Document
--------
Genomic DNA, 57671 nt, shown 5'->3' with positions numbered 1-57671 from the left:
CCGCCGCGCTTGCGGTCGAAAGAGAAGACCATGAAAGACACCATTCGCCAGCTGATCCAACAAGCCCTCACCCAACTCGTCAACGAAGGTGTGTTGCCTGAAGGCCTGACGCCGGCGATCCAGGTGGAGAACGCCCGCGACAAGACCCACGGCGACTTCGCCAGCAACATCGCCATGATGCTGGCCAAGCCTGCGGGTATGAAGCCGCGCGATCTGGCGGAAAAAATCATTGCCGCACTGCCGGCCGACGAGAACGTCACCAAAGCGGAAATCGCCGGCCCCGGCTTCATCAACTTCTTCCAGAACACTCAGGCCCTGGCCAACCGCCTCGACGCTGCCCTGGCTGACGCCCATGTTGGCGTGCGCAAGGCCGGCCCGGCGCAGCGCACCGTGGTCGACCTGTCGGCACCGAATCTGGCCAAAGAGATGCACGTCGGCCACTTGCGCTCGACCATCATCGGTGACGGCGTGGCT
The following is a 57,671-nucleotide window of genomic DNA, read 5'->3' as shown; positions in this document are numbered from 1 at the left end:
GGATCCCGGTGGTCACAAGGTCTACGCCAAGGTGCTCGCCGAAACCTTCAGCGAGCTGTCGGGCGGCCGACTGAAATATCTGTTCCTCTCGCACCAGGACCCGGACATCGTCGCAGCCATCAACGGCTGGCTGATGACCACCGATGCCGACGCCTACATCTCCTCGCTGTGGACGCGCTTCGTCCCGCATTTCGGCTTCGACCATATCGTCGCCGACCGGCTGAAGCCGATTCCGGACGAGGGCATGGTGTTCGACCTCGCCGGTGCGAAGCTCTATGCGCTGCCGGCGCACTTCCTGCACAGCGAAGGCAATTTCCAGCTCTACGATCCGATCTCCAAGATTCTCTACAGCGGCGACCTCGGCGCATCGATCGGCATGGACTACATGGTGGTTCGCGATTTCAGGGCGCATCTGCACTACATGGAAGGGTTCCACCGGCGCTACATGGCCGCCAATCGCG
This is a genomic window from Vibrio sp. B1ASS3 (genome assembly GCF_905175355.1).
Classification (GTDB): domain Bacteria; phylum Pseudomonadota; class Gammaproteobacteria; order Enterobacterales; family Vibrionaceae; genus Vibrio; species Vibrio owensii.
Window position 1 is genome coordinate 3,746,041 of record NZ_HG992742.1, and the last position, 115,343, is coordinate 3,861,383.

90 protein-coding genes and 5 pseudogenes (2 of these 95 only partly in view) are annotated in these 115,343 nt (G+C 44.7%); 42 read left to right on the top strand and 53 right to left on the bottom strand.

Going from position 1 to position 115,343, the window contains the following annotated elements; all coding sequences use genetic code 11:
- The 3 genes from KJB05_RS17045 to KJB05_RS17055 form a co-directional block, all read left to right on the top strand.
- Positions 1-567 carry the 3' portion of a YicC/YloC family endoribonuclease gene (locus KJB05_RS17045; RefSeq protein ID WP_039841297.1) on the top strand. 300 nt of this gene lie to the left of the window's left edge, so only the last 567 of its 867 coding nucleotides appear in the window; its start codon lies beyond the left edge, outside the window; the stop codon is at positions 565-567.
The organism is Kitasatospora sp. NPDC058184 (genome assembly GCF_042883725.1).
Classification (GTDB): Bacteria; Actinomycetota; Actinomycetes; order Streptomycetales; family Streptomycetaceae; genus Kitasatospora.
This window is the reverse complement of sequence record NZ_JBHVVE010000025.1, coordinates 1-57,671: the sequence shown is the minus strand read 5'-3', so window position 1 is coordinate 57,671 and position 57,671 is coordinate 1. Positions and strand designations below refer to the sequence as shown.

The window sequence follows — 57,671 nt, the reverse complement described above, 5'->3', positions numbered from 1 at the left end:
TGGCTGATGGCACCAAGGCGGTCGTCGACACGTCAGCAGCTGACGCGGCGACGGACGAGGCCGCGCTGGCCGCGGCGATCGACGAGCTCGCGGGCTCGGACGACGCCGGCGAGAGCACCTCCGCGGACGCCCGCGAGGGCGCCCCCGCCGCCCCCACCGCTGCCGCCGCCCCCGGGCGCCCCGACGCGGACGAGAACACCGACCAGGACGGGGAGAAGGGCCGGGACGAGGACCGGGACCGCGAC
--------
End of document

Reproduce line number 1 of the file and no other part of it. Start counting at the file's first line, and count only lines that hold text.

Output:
Genomic DNA, 57671 nt, shown 5'->3' with positions numbered 1-57671 from the left: